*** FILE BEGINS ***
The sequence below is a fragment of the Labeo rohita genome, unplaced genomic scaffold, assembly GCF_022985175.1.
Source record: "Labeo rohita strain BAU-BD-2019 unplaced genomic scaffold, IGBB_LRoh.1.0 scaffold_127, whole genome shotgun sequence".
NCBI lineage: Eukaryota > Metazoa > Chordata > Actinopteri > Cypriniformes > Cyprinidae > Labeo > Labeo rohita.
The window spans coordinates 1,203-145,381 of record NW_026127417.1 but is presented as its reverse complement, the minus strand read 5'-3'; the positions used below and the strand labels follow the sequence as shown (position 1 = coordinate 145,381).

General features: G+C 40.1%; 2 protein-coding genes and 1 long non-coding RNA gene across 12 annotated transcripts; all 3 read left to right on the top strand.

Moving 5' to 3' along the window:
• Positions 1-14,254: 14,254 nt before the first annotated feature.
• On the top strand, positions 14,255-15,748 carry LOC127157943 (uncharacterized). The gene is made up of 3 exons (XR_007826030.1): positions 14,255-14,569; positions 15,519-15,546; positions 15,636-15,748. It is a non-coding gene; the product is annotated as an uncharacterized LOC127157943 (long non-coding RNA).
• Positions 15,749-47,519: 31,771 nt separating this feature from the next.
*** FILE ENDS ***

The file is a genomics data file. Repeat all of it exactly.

The sequence below is a fragment of the Labeo rohita genome, unplaced genomic scaffold, assembly GCF_022985175.1.
Source record: "Labeo rohita strain BAU-BD-2019 unplaced genomic scaffold, IGBB_LRoh.1.0 scaffold_127, whole genome shotgun sequence".
NCBI lineage: Eukaryota > Metazoa > Chordata > Actinopteri > Cypriniformes > Cyprinidae > Labeo > Labeo rohita.
The window spans coordinates 1,203-145,381 of record NW_026127417.1 but is presented as its reverse complement, the minus strand read 5'-3'; the positions used below and the strand labels follow the sequence as shown (position 1 = coordinate 145,381).

General features: G+C 40.1%; 2 protein-coding genes and 1 long non-coding RNA gene across 12 annotated transcripts; all 3 read left to right on the top strand.

Moving 5' to 3' along the window:
• Positions 1-14,254: 14,254 nt before the first annotated feature.
• On the top strand, positions 14,255-15,748 carry LOC127157943 (uncharacterized). The gene is made up of 3 exons (XR_007826030.1): positions 14,255-14,569; positions 15,519-15,546; positions 15,636-15,748. It is a non-coding gene; the product is annotated as an uncharacterized LOC127157943 (long non-coding RNA).
• Positions 15,749-47,519: 31,771 nt separating this feature from the next.